We here on the Youth Development team at BGCA are SO EXCITED to be rolling out the brand new Program Basics suite!
If you haven’t heard, Program Basics is a collection of resources to support youth development professionals, program directors, and site directors in planning and delivering high-quality programming in their Clubs. We’ve partnered with over 330 Club professionals to write with us and give us feedback all throughout the process, and it has been a blast. We are so proud of all of the resources, and can’t wait to hear how you use them.
One of the pieces of the Program Basics suite are Playbooks, which are step-by step guides to help staff plan against common programming challenges with strategies, templates and reusable tools. Club staff can download the first two NOW on BGCA.net! One is on Assemblies and the other is on the Gamesroom. The third, Transitions, will be completed soon. These guides are filled with lots of practical, easy to use information that can be implemented immediately in your Club.
One section of the Gamesroom Playbook is especially useful for anyone who works with youth in any context- tips for giving the space for youth to self-regulate their emotions. The gamesroom at the Boys & Girls Club (and any space where lots of youth are gathered together!) is an exciting place with a lot going on. Because there tend to be multiple activities happening at once and lots of people coming and going, with new games and activities being learned and figuring out how to win and lose with grace, emotions can be easily heightened. It is easy for youth to become overwhelmed and to act out. One way that Club staff can help mitigate this is by teaching youth skills to help control their emotions. By explicitly teaching these skills, and then giving youth the tools, time, and space to use them, we can be a part of building their emotional maturity.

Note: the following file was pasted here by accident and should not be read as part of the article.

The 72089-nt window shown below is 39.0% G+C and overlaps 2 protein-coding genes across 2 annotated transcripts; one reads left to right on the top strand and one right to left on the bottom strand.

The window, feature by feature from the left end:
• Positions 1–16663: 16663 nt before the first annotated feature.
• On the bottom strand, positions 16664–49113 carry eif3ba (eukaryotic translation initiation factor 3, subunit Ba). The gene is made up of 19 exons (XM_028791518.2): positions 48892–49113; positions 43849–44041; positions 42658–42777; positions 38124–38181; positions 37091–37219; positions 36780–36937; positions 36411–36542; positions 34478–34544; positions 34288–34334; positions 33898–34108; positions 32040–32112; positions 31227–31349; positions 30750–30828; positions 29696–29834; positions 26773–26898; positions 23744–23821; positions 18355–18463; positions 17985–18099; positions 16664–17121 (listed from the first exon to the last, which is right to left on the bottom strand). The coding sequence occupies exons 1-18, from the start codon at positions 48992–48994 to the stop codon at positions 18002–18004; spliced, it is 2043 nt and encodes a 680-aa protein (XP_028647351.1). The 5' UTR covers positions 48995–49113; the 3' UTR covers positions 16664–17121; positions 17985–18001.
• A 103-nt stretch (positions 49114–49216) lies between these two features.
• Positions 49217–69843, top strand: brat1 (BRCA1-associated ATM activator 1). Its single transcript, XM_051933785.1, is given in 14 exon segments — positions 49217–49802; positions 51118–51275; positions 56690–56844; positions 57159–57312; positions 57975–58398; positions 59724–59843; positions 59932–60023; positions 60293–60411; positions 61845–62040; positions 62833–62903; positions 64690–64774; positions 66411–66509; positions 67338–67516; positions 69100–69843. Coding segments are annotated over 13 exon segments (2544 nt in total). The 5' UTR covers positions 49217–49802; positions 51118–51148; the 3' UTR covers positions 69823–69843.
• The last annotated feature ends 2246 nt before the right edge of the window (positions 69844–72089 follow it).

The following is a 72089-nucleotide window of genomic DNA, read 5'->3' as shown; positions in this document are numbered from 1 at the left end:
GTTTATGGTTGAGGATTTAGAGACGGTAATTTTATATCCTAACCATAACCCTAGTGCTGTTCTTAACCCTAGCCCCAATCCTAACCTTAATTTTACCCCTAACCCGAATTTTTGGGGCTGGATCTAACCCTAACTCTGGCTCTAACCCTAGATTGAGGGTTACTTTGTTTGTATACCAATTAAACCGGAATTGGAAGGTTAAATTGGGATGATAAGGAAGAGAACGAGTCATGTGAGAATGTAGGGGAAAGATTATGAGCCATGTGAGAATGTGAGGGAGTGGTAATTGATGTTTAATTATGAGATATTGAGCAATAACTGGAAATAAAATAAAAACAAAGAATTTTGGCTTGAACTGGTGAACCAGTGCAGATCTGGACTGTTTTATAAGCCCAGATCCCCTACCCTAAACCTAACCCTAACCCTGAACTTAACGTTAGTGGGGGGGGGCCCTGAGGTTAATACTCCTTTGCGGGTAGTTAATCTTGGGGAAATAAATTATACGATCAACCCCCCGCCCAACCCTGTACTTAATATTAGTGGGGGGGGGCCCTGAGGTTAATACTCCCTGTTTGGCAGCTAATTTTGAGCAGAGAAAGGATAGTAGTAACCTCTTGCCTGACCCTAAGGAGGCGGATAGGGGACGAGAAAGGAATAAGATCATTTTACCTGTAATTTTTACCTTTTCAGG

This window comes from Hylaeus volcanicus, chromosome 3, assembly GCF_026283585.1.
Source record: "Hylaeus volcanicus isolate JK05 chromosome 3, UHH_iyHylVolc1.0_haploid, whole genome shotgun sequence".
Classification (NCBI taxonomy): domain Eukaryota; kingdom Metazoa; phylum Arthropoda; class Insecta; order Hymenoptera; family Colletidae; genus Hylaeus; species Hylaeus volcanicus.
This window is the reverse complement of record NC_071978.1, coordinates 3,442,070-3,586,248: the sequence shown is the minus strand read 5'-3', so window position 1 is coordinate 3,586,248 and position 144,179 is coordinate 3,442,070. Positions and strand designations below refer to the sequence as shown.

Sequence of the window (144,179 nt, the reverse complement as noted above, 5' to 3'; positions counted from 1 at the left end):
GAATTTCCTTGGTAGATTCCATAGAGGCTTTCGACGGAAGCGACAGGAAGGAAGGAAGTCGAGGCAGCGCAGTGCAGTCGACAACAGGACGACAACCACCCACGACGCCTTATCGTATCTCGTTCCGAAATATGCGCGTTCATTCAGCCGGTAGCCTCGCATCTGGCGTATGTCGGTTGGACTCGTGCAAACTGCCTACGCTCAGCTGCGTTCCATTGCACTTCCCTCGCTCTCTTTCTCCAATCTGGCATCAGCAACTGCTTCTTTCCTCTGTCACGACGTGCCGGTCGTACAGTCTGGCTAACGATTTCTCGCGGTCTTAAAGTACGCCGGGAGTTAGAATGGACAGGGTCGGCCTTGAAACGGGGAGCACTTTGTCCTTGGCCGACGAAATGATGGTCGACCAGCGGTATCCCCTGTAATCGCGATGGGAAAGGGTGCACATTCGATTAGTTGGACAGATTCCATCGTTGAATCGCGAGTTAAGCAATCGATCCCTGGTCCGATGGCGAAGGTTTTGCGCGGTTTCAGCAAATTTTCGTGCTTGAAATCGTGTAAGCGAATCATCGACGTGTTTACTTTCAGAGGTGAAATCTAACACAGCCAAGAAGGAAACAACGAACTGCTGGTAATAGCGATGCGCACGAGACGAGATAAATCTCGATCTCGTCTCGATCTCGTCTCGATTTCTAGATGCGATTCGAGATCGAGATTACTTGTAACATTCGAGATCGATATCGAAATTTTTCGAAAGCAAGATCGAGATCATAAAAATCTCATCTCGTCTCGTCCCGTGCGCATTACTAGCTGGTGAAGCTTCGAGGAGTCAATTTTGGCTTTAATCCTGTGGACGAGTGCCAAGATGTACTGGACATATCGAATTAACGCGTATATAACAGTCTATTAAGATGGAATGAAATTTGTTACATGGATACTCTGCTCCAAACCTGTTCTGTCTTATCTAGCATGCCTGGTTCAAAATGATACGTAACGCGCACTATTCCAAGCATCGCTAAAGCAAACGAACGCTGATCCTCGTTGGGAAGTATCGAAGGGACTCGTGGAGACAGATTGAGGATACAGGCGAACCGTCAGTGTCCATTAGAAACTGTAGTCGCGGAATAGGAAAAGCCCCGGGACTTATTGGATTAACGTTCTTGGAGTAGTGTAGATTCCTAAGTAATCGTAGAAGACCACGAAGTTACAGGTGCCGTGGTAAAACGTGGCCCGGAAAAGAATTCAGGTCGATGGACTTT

In the Gamesroom Playbook, we offer 5 tips to help youth to self-regulate. For a FREE download of this page from the Playbook with space for notes, click here.
Tip #1: Teach youth to identify their emotions.
Help youth to identify and name their emotions. This helps them determine how best to cope with how they feel. Consider working with your members to create a chart. Use the chart as a reference in the following ways.
- List the emotions people can feel.
- Refer to the chart when asking youth how they are feeling.
- Ask youth to actively observe their peers and identify how they think they are feeling.
- Ask youth to reflect on times when they felt happy, sad, angry, frustrated, excited, etc.
- Prompt youth to share their experiences.
- Make up games, like Emotions Charades or Emotions Pictionary.
Tip #2: Teach young people calm-down techniques.
This may include taking deep breaths, counting to 10, or walking a lap before reacting. Have young people share their own ideas and select the technique they each think will work best for them.
Tip #3: Offer self-regulation tools.
Create several kits with self-regulation tools inside, and place them around the gamesroom for easy access. These kits could include play dough, markers and paper for drawing and coloring, and squeeze balls or other fidgets.
Tip #4: Create a chill zone.
Dedicate a table or corner of the room as a self-regulation station. Tell youth when things get heated or their emotions start to run wild, they are welcome to go to the peace table. Keep the table stocked with fidgets; building materials, like Legos or Kinex; puzzles; art supplies, like water colors and paper; and other sensory items, like moldable sand or objects to squeeze.
Tip #5: Identify the signs for when individualized support is needed.
It is important for you to distinguish the times when youth can learn and practice coping skills, versus when individualized staff support or intervention is necessary. Teach youth when to ask for support. For example, if a young person doesn’t appear able to hear or receive the reminders to try a certain technique, or seems unable to, then provide individualized support by taking the young person aside or out of the room. Some clues that this type of support may be necessary are when youth appear overly worked up, seem as though they want to run away, or appear to be almost frozen. Note: In instances of bullying, staff intervention is always needed.
We will share the newest resources from the Program Basics suite as they debut right here on the ClubX Blog. Boys & Girls Club staff can sign up to get the latest updates in your email by texting PROGRAMBASICS to 22828 or through this link.
What are your best tips for helping youth to self-regulate? Have you created chill zones at your Club? We want to know! Comment below, on the BGCA Youth Development Facebook page, or email ClubXBlog@bgca.org to share.